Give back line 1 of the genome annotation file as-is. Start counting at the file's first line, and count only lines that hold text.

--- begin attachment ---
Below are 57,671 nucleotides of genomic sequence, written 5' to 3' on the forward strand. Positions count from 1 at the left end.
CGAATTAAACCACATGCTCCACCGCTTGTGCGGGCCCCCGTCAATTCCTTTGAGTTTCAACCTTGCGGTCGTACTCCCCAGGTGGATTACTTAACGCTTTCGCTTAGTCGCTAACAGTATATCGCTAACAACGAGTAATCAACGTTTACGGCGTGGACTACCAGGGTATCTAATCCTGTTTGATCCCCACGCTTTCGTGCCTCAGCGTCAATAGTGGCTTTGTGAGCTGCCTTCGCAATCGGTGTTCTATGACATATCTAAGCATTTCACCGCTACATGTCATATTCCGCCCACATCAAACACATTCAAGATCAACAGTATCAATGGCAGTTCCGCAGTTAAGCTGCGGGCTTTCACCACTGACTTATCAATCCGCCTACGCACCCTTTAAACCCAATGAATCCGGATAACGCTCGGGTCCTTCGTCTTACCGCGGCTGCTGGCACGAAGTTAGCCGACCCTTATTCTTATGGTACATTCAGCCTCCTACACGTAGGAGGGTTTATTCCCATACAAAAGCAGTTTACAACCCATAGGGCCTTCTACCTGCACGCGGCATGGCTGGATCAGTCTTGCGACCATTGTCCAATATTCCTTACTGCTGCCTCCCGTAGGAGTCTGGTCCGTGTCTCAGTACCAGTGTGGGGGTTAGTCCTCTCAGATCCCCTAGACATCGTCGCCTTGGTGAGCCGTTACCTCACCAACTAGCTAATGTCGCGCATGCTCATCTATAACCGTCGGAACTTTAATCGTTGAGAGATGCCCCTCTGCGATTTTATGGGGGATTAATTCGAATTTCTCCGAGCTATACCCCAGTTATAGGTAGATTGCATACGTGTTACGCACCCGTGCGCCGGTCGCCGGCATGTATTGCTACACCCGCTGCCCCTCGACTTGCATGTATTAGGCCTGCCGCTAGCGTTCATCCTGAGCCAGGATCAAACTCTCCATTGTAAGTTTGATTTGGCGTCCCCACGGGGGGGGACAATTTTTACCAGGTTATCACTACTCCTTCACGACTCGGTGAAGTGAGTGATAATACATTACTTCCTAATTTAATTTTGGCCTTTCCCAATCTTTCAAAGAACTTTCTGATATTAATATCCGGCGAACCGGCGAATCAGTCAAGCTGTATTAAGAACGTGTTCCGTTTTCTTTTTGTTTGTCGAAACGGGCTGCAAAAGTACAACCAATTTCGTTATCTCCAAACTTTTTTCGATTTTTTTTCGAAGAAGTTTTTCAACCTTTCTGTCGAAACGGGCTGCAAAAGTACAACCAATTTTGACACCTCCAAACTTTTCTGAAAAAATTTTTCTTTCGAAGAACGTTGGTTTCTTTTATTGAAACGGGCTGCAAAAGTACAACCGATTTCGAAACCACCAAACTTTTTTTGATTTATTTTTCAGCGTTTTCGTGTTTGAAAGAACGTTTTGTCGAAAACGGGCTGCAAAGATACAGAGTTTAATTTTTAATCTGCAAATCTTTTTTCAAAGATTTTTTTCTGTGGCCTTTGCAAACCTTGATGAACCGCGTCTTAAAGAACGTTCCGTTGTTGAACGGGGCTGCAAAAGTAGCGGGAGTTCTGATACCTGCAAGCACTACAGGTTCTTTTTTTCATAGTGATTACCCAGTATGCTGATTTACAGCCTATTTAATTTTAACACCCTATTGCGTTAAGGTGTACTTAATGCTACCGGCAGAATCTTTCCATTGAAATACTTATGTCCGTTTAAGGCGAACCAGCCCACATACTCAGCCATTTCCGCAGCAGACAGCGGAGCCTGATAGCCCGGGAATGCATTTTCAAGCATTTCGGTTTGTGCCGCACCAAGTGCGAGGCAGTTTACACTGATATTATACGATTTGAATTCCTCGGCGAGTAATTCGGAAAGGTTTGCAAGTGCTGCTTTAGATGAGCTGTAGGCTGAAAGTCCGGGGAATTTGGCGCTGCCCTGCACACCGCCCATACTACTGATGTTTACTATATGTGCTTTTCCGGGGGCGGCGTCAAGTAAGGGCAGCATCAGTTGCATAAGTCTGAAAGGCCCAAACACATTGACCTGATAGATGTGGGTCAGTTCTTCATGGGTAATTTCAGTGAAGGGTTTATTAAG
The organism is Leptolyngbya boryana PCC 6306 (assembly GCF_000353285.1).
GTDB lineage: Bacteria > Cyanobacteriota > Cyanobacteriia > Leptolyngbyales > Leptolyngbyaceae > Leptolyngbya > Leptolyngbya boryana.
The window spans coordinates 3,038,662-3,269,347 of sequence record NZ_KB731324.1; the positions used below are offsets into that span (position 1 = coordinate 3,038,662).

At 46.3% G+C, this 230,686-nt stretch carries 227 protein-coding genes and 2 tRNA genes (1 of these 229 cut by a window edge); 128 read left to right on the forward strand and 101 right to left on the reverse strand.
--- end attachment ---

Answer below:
Below are 57,671 nucleotides of genomic sequence, written 5' to 3' on the forward strand. Positions count from 1 at the left end.